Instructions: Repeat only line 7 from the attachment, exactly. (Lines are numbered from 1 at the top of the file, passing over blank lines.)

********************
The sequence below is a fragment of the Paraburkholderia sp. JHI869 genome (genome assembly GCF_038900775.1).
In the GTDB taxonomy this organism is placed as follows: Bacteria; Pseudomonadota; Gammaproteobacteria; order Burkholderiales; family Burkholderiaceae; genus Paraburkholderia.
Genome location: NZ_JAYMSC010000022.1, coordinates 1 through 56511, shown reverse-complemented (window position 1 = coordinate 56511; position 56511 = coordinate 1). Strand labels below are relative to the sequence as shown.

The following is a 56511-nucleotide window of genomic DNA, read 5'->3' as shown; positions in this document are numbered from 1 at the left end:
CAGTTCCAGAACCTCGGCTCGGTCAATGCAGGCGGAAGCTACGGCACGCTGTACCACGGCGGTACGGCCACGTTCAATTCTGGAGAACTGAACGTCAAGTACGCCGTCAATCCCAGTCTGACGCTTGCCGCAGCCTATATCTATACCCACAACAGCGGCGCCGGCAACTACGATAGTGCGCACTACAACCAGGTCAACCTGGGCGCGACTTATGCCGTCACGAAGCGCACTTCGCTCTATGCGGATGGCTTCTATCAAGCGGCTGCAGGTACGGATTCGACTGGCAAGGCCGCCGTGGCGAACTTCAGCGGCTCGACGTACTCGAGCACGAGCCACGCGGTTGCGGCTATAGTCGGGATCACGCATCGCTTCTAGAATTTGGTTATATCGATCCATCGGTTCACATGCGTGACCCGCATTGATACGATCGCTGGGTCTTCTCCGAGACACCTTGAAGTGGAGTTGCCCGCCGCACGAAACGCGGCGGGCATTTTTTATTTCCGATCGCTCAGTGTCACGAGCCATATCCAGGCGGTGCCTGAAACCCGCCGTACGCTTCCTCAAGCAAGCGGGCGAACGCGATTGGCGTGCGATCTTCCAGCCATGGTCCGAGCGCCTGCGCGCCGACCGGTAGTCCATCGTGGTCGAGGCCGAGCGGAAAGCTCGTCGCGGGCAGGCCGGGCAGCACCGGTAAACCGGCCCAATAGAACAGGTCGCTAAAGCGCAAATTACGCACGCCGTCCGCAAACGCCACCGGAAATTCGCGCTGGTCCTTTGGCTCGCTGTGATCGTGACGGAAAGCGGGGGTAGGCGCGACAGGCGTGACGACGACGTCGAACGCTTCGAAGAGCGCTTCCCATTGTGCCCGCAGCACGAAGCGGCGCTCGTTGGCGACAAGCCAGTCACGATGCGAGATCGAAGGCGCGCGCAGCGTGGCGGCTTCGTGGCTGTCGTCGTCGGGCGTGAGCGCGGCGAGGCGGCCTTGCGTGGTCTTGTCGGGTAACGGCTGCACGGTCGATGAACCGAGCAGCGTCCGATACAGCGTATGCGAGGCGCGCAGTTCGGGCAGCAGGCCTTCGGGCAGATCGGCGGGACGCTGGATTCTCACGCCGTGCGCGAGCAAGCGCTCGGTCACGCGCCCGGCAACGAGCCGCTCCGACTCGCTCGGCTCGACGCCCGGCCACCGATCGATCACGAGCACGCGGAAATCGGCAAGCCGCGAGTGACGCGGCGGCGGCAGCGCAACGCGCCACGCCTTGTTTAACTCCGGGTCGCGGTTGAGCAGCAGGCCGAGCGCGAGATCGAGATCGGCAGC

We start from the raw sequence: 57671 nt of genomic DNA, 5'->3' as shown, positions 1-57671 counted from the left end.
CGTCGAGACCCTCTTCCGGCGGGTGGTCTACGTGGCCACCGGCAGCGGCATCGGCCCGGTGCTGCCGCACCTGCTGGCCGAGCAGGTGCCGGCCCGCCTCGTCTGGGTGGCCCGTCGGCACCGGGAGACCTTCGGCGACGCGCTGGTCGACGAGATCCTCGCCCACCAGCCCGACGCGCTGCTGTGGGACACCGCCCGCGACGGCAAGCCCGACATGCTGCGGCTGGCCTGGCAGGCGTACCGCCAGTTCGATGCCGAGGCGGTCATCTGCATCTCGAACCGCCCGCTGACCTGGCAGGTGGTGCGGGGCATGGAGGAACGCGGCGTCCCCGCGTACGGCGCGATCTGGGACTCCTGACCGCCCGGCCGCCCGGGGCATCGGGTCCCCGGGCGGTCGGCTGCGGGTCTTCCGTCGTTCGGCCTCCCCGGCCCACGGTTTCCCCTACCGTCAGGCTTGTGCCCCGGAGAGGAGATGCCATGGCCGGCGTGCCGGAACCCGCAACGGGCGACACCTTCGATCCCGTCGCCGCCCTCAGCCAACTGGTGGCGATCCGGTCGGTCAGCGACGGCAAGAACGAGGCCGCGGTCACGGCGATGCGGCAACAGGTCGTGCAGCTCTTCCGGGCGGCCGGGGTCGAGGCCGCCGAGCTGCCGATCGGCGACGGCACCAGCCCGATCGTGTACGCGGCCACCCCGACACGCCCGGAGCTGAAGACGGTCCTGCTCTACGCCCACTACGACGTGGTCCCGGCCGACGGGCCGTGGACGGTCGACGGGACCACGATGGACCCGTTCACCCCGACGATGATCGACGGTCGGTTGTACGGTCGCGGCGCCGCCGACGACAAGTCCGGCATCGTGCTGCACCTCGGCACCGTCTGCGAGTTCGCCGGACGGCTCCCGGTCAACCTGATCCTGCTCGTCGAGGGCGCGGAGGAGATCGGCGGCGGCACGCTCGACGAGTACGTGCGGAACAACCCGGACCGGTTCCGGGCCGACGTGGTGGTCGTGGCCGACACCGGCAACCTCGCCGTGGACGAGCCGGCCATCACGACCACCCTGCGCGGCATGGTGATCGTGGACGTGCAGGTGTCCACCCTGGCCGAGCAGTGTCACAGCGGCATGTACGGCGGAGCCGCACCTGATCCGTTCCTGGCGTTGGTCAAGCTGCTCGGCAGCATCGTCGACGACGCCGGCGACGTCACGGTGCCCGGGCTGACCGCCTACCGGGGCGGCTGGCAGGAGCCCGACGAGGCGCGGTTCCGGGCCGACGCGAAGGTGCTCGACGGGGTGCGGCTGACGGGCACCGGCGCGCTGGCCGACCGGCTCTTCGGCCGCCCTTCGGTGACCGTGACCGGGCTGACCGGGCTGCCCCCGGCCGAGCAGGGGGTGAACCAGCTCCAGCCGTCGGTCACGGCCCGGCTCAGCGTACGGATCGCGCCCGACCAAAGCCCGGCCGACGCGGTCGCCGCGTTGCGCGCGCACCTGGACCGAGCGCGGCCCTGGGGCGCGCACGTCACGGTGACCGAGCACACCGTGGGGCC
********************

CGTCGAGACCCTCTTCCGGCGGGTGGTCTACGTGGCCACCGGCAGCGGCATCGGCCCGGTGCTGCCGCACCTGCTGGCCGAGCAGGTGCCGGCCCGCCTCGTCTGGGTGGCCCGTCGGCACCGGGAGACCTTCGGCGACGCGCTGGTCGACGAGATCCTCGCCCACCAGCCCGACGCGCTGCTGTGGGACACCGCCCGCGACGGCAAGCCCGACATGCTGCGGCTGGCCTGGCAGGCGTACCGCCAGTTCGATGCCGAGGCGGTCATCTGCATCTCGAACCGCCCGCTGACCTGGCAGGTGGTGCGGGGCATGGAGGAACGCGGCGTCCCCGCGTACGGCGCGATCTGGGACTCCTGACCGCCCGGCCGCCCGGGGCATCGGGTCCCCGGGCGGTCGGCTGCGGGTCTTCCGTCGTTCGGCCTCCCCGGCCCACGGTTTCCCCTACCGTCAGGCTTGTGCCCCGGAGAGGAGATGCCATGGCCGGCGTGCCGGAACCCGCAACGGGCGACACCTTCGATCCCGTCGCCGCCCTCAGCCAACTGGTGGCGATCCGGTCGGTCAGCGACGGCAAGAACGAGGCCGCGGTCACGGCGATGCGGCAACAGGTCGTGCAGCTCTTCCGGGCGGCCGGGGTCGAGGCCGCCGAGCTGCCGATCGGCGACGGCACCAGCCCGATCGTGTACGCGGCCACCCCGACACGCCCGGAGCTGAAGACGGTCCTGCTCTACGCCCACTACGACGTGGTCCCGGCCGACGGGCCGTGGACGGTCGACGGGACCACGATGGACCCGTTCACCCCGACGATGATCGACGGTCGGTTGTACGGTCGCGGCGCCGCCGACGACAAGTCCGGCATCGTGCTGCACCTCGGCACCGTCTGCGAGTTCGCCGGACGGCTCCCGGTCAACCTGATCCTGCTCGTCGAGGGCGCGGAGGAGATCGGCGGCGGCACGCTCGACGAGTACGTGCGGAACAACCCGGACCGGTTCCGGGCCGACGTGGTGGTCGTGGCCGACACCGGCAACCTCGCCGTGGACGAGCCGGCCATCACGACCACCCTGCGCGGCATGGTGATCGTGGACGTGCAGGTGTCCACCCTGGCCGAGCAGTGTCACAGCGGCATGTACGGCGGAGCCGCACCTGATCCGTTCCTGGCGTTGGTCAAGCTGCTCGGCAGCATCGTCGACGACGCCGGCGACGTCACGGTGCCCGGGCTGACCGCCTACCGGGGCGGCTGGCAGGAGCCCGACGAGGCGCGGTTCCGGGCCGACGCGAAGGTGCTCGACGGGGTGCGGCTGACGGGCACCGGCGCGCTGGCCGACCGGCTCTTCGGCCGCCCTTCGGTGACCGTGACCGGGCTGACCGGGCTGCCCCCGGCCGAGCAGGGGGTGAACCAGCTCCAGCCGTCGGTCACGGCCCGGCTCAGCGTACGGATCGCGCCCGACCAAAGCCCGGCCGACGCGGTCGCCGCGTTGCGCGCGCACCTGGACCGAGCGCGGCCCTGGGGCGCGCACGTCACGGTGACCGAGCACACCGTGGGGCC